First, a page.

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Examine The Concept Of 'social Exclusion' Linked To Irish Identity

1897 words - 8 pages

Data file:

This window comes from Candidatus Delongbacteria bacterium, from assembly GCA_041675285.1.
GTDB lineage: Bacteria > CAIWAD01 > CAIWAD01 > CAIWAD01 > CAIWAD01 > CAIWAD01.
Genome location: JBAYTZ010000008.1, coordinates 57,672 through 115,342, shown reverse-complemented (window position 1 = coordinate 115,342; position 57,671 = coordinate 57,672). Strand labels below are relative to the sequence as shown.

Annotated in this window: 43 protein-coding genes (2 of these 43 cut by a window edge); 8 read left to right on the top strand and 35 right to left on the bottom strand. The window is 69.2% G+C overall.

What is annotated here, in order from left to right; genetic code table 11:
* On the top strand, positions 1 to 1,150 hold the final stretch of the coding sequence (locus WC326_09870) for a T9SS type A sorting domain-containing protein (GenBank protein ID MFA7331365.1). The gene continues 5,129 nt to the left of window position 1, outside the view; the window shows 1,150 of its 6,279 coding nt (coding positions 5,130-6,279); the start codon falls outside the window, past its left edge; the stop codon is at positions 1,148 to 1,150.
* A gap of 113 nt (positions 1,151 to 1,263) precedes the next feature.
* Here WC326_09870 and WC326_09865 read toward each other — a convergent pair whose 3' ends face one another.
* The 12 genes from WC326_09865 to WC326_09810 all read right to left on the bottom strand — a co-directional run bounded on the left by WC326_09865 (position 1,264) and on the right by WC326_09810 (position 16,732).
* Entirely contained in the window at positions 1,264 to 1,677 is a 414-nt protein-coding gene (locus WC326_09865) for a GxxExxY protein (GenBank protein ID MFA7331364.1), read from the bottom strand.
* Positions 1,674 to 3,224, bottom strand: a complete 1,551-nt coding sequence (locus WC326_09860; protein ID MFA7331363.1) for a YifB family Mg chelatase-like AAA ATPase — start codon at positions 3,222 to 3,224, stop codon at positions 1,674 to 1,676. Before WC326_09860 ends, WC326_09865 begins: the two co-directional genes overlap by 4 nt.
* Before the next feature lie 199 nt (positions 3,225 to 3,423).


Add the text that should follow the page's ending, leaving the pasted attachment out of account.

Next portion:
Within this essay I am going to explore and examine the concept of social exclusion linked to Irish identity in Britain. I will be exploring the social conditions of the Irish people living in Britain because if first and second generation Irish people are taken together, the Irish form the largest ethnic group in Britain today. In fact, studies have shown that the size of the Irish-born population in Britain has remained stable overall since 1981 at about 845,000. (M, Hickman & B, Walter 1997). Significant experiences of prejudice and discrimination within Britain's Irish community is apparent according to a recent report from the Commission of Racial Equality (Hickman and Walter, 1997). This I will be discussing in more detail later on along with the concern that some Irish migrants have not fared that well and have experienced levels of disadvantages. For example, research suggests that Irish people in Britain experience disproportionately high levels of serious physical illness, accidents, suicides, premature deaths and admission rates to psychiatric hospital. Anti-Irish prejudice is deeply embedded in English culture; one only has to look at all the anti-Irish jokes that have been around for centuries. Successive waves of conquerors have tried to justify their ruthless ambitions by denigrating the Irish, just at they denigrated their other victims - native Americans, Africans, Indians, women, the working class ect. British imperial conceit has been fostered over eight centuries and is still alive and continues today by politicians, journalists, cartoonists and TV comedians which helps to obscure the truth of Britain's role in Ireland and sets back the prospect of a solution. Let it be known that this is a complex question, so therefore by providing specific evidence, also could be seen as arguable to others depending on individual beliefs. Therefore I have chosen to be selective, as no attempt will be made to be encyclopaedic, rather I have selected some of the cardinal strengths within the subject matter.So what is social exclusion? According to Barry, M & Hallet, C, "Social exclusion is defined as a multi-dimensional disadvantage which severs individuals and groups from the major social progresses and opportunity's in society. Such as housing, citizenship, employment and adequate living standards and may be manifested in various forms at various times and within various sections of the population."(1998, P1).The poor social condition of some Irish in Britain has been understood in a variety of ways, for example, some people have focused on the behaviour of Irish people themselves in terms of patterns of ill-health (for instance 'the Irish drink too much'), but this is a stereotypical view of the Irish and should be disregarded by knowing the actual true facts. Health tends to deteriorate with age, and inter-ethnic group differences are thus strongly influenced by the difference in age structure between ethnic groups. The Irish-born...

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